In an effort to promote global sustainable development, the EU is taking steps to integrate environmental concerns into its external relations and trade policies. Particular emphasis is put on including environmental issues in the enlargement process, on developing stronger global co-operation on environmental issues through an enhanced United Nations system and on finding a greater balance between liberalized trade rules and multilateral environmental agreements.
The EU Strategy on Sustainable Development sets out a framework for a long-term vision of sustainability in which economic growth, social cohesion and environmental protection go hand in hand and are mutually supportive.
Launched in 2010, the EU Strategy "Europe 2020" aims at reaching a smart, sustainable and inclusive growth. In this context, the EU adopted in 2010 the Communication on Trade, Growth, and World affairs that stresses that the EU trade policy should continue to "support green growth and climate change objectives" and to "support and promote green growth around the globe in other areas, such as energy, resource efficiency and biodiversity protection". The importance of trade and sustainable development for the EU is also reflected in the 2012 Communication on Trade, Growth, and Development that highlights the specific value of sustainable development in a development context.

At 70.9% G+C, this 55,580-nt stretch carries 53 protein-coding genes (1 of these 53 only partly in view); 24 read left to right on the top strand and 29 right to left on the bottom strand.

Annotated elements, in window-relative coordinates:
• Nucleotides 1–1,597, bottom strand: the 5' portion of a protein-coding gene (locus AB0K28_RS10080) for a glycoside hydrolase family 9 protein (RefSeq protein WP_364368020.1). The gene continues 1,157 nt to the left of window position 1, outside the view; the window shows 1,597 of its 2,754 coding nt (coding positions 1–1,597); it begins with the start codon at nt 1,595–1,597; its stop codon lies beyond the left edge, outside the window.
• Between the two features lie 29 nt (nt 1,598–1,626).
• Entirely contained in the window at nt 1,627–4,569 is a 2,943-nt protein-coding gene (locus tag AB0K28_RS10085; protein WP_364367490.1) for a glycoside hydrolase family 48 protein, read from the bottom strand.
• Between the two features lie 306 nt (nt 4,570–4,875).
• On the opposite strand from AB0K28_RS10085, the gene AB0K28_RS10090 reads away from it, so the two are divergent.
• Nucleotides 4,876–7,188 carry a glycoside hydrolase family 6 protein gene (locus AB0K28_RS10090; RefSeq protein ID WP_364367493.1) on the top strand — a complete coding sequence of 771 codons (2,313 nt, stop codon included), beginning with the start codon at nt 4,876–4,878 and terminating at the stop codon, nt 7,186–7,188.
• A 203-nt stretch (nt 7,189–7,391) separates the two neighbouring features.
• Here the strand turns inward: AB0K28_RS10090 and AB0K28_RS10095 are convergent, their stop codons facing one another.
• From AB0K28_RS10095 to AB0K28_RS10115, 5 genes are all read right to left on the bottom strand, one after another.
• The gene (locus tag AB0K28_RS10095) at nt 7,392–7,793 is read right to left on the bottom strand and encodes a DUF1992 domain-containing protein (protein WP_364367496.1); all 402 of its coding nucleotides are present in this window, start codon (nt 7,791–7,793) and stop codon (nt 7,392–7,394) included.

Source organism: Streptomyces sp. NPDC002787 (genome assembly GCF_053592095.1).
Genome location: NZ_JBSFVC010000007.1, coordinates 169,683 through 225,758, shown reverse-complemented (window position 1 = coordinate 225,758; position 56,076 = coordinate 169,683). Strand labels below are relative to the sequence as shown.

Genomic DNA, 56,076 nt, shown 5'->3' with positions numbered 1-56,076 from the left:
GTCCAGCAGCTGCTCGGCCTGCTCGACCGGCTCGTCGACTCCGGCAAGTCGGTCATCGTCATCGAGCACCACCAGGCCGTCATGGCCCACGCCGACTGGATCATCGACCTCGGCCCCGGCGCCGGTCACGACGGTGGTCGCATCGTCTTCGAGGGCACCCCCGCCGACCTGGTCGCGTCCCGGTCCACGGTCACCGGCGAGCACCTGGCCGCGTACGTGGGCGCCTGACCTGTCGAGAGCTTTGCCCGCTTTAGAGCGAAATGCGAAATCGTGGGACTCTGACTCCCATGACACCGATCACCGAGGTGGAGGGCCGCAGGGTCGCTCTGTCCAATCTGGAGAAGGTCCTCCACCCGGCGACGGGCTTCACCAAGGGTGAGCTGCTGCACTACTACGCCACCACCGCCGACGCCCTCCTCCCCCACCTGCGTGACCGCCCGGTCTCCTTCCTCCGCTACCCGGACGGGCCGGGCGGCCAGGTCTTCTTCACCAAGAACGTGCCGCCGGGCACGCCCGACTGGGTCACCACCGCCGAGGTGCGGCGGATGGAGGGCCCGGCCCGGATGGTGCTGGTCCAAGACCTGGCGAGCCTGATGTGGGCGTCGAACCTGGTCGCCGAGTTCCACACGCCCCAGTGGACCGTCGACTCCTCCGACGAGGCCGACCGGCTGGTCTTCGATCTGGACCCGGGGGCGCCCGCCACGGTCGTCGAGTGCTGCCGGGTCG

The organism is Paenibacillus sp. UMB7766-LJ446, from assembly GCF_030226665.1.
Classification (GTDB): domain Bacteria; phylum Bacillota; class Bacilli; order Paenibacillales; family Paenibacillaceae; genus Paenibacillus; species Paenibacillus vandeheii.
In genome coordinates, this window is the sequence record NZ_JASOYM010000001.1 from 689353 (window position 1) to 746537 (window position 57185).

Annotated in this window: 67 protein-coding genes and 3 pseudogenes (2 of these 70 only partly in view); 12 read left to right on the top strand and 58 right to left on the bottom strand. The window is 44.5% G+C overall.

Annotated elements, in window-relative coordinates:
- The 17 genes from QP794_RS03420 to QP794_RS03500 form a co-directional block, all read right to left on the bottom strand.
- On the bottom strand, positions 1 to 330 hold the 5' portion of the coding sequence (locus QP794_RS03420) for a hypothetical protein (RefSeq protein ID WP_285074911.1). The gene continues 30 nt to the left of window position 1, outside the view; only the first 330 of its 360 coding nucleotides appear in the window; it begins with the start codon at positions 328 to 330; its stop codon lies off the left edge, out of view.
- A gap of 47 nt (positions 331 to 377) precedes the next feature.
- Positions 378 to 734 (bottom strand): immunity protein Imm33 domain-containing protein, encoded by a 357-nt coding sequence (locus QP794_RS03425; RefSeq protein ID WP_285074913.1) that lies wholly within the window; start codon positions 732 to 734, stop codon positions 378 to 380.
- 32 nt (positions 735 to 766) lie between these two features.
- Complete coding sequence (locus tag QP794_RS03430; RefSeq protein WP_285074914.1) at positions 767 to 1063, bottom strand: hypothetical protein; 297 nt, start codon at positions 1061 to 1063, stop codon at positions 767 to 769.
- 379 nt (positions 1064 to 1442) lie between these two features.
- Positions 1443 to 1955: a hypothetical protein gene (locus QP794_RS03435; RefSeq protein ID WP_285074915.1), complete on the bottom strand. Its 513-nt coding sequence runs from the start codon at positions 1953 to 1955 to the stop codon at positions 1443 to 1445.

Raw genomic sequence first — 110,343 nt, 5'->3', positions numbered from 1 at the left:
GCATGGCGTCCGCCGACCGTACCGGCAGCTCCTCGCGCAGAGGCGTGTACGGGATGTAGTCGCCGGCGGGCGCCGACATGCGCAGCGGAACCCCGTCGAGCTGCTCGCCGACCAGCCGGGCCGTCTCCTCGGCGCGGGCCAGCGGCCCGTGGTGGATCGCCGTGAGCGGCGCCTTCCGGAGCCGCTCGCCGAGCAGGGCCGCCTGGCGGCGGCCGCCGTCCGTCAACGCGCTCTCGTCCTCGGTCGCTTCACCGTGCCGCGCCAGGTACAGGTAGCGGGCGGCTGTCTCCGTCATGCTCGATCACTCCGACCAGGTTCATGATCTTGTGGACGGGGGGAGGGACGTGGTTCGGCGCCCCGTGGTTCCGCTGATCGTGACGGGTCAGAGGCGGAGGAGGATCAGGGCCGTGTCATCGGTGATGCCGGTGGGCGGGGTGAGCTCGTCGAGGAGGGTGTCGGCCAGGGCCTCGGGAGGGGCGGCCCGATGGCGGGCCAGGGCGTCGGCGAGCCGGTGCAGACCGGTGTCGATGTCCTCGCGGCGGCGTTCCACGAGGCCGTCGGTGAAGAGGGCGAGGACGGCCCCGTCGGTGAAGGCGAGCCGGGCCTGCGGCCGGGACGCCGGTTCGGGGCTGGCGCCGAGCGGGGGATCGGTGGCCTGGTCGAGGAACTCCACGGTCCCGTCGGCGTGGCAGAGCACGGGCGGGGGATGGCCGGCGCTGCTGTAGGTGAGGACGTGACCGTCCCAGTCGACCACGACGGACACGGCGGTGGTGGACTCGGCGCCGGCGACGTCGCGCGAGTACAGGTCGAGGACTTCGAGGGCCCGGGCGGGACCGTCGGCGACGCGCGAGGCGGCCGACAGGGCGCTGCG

More specifically, the EU has integrated sustainable development and environmental objectives in a number of trade instruments:
On the other hand, trade policy measures are also used in numerous environmental instruments. Restrictions on trade are used in a number of MEAs including for example on biodiversity (endangered animal and plant species), chemicals of regional or global concerns, and ozone layer depletion. The most prominent examples of EU instruments with environmental objectives that include trade measures are the Timber Regulation and related FLEGT (Forest Law Enforcement, Governance and Trade) Voluntary Partnership Agreements addressing trade in illegal timber, and the IUU (Illegal, Unreported and Unregulated fishing) Regulation. The Commission carefully examines potential legislation or policies to ensure that they are WTO compliant, i.e. non-discriminatory in relation to the origin of like goods and the least trade restrictive to achieve desired environmental objectives.
More information is available on DG TRADE website on:
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